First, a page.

|April 14, 1950||First professional ladies wrestling match to be presented in Burlington April 14 between Helen Hild and Mae Weston. Also on card - Billy Goelz vs. Great Balbo & Red Barsteen vs Pete Bartu.|
Business and Professional Woman's Club organized. Mrs. Herbert Moussa first
|May 13, 1950||
Newly formed Lions Club planning charter night. Will also sponsor circus in
July. F 5/16/50 - charter night held Sat. May 13; Ray Bienemann,
|August 2, 1950||
Burlington's first polio fatality is Martin Barthels, 8, son of Rev. & Mrs.
|August 21, 1950||
Boat with 9 aboard swamped at Brown's Lake; Henrietta Plymale, 9, drowned;
others rescued. First drowning accident in 40-year history of
Browns Lake Lodge, formerly the Crippled Children's camp.
Sam Reuschlein is first BHS graduate to take part in a football bowl game;
played with LaCrosse State Teachers College against Valparaiso in Cigar Bowl
in Tampa, Florida on New Year's day.
998th Engineer Construction Battalion is first reserve unit from southern
Wisconsin area to be called for active duty in Korean War - includes Dominic King, Donald Koldeway, John Merten, James Ketterhagen.
SWANI conference approved golf, track, volleyball, and tennis competition
for first time.
|May 15, 1951||
Work on installation of Burlington's first parking meter, in front of city
hall, began at 7:30 this morning.
Mrs. Elsie Oberg Buell runs for 2nd ward alderman. (Note: Paper said Elsie
was first woman to run for office in Burlington. However, Mrs. Norma Degen
ran for alderman in 1938, per S 9/2/38.) Two other women have held office
of city treasurer - Mrs. L. P. Kessler was appointed Feb. 5, 1929, to fill
out deceased husband's unexpired term of nearly 2 years; and Mrs. Elsie
Corbett who served in 1931-32.
Elsie Oberg Buell elected 2nd ward alderman; first woman elected to office
Memorial Hospital offers first nurse's aide training program; taught by Mrs.
Ann Petrie of Waterford.
First diesel engine, No. 2102, assigned to Burlington Soo Line freight yards.
|May 24, 1953||
After the Plaza Theatre was remodeled for 3-dimensional (3-D) movies,
with new seats &
equipment installed, the first 3-D picture shown at the Plaza on May 24-25
in the Dark; photo of audience with special glasses in F 6/2/53.
First air-conditioned car in Burlington being shown at Cunningham Buick Co.
Veterans Memorial Building fund raising committee made first financial
First telephone directories with 7 digit numbers (763-xxxx) distributed.
First graduating class from Junior High School.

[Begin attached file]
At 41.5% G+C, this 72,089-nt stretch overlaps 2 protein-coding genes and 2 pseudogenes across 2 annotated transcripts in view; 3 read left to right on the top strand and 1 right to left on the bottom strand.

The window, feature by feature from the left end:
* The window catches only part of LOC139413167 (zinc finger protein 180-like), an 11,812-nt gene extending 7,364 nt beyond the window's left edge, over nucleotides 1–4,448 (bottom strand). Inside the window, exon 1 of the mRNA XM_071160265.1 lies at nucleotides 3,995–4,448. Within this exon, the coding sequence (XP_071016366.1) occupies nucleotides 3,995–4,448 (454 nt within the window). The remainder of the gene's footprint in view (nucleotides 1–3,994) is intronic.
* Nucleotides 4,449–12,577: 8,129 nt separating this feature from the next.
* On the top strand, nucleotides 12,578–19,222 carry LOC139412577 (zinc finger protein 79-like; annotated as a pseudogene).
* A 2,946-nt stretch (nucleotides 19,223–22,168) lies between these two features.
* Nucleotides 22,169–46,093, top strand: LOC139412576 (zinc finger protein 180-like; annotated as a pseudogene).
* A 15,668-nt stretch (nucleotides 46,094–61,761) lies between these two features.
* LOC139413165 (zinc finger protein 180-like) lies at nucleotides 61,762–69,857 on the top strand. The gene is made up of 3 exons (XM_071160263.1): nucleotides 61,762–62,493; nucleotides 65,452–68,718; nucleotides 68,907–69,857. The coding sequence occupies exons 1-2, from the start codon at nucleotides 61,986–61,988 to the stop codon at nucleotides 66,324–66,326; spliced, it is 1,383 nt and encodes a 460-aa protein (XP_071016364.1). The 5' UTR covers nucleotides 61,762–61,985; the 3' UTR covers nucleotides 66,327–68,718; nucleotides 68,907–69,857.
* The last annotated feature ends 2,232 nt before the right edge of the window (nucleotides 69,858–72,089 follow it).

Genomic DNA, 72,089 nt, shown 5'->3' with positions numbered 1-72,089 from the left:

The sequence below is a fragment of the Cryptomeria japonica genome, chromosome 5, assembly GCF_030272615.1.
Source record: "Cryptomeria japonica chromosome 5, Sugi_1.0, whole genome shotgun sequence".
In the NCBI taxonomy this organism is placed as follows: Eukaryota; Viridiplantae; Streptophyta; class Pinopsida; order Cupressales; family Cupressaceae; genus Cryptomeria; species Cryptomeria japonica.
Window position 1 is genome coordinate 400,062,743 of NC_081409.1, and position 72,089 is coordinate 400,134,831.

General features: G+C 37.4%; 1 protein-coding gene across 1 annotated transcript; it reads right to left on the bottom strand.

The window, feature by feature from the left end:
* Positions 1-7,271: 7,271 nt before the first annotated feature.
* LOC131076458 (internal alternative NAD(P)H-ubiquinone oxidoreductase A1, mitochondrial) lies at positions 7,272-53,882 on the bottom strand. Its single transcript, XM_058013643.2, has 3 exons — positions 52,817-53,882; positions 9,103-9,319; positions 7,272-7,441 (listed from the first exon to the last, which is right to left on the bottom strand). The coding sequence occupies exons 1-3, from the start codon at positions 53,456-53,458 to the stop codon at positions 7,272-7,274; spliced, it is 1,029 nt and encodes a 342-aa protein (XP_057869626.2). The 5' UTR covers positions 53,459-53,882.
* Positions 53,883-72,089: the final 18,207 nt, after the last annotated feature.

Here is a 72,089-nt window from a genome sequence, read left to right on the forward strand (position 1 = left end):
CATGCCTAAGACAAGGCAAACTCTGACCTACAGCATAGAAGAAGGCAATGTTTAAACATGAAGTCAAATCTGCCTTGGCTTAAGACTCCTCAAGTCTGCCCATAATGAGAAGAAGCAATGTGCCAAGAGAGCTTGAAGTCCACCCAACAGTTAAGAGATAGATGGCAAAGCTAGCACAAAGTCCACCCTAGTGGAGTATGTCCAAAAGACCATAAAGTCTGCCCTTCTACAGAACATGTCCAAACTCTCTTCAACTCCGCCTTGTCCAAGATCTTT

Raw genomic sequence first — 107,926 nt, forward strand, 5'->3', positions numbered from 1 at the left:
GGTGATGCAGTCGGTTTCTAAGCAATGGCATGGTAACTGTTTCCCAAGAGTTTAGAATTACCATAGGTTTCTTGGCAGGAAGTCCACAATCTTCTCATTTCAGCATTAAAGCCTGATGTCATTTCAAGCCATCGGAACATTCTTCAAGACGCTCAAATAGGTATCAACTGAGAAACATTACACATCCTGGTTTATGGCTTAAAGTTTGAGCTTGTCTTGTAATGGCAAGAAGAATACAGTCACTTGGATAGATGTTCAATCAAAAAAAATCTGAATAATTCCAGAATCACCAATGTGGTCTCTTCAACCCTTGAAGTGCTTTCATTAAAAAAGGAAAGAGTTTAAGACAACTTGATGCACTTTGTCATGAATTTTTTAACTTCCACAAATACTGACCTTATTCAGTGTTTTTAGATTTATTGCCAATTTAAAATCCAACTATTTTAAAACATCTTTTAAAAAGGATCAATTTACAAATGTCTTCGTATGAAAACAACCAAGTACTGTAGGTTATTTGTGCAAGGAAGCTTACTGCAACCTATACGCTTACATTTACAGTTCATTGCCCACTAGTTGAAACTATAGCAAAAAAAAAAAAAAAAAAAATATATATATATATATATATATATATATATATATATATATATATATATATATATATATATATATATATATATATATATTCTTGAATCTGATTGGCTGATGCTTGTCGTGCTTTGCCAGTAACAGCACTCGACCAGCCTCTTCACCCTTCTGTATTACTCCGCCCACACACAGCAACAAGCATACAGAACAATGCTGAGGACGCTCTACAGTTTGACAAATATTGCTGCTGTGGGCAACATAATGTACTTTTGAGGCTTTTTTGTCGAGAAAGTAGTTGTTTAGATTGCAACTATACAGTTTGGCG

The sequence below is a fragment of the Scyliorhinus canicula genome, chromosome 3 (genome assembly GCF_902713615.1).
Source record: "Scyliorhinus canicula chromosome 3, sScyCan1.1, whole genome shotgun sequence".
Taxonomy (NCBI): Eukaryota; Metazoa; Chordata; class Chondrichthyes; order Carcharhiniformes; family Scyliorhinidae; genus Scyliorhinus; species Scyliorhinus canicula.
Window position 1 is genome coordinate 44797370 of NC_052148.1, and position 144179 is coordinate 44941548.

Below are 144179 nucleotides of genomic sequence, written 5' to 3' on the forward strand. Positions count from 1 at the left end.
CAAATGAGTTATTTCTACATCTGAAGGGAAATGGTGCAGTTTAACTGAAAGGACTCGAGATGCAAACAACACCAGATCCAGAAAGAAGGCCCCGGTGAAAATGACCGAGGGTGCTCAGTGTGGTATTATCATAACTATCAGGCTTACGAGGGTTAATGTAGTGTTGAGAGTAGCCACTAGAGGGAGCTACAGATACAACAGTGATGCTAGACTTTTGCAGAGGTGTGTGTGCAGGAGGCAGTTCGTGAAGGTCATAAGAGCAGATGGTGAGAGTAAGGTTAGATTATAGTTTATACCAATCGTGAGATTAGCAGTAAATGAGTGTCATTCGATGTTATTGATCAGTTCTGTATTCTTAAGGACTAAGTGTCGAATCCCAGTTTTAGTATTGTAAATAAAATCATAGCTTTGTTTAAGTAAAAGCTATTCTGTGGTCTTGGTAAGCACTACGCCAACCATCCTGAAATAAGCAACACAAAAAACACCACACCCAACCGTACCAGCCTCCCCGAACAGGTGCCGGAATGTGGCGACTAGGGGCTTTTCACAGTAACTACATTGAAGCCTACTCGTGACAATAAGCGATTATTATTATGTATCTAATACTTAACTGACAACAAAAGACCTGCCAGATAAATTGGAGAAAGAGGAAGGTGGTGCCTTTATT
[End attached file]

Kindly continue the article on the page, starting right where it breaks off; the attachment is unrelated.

|Nov. 10, 1966||
First "Pokin' Around" article by Enoch Squires in the Standard-Press.
"Story With a Long Thread From Father to Daughter" - about John & Florence
Haitz. Reprinted in July 22, 1998, Standard Press.
Burlington Optimist Club formed; Roger Humphrey is first president; members
|January 26, 1967||Dell Connelly Geise, 19, son of Mr. & Mrs. James Geise, Hwy. P, killed in action on Jan. 26; Burlington's first casualty in Vietnam War.|
First Vietnam veteran joined American Legion
- Dr. Robert L. Batsleer.
|Dec. 26, 1967||
Victim of Sniper fire, Timothy Kennedy Becomes City
of Burlington's First Vietnam
Burlington Post Office gets first woman mail carrier
- Mrs. Jack Gauger.
|May 31, 1974||
First annual senior prom at Mount Carmel Care Center held on May 31
photos, including one of Bristol Band, in S 6/17/74.
|February 15, 1975||
Brenda VanGorder, 16, died in fire at home of Forrest O. Chilcoat family,
Hwy. 142 near Wheatland road. First fire fatality in history of Town of
Burlington Fire Department.
City gets first woman police officer - Shirley Razmus / Rasmus.
First Burlington Area Chamber of Commerce Service Award to Tom Lebak, city
|Dec. 12, 1988||
Theresa Czerwinski, on Dec. 12, was first woman bowler to roll 300 game at
Towne & Country Lanes.
Exterior of building housing St. Vincent de Paul Thrift Store, 135 W.
Chestnut st., and Wisconsin Vision, 139 W. Chestnut st. (old Firestone
building) being restored to previous appearance. First project to qualify
for low-interest loans from Burlington's Downtown Redevelopment Program.
Burlington High School boys volleyball team makes first trip to state
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Burlington Historical Society
Last modified: 4/10/2015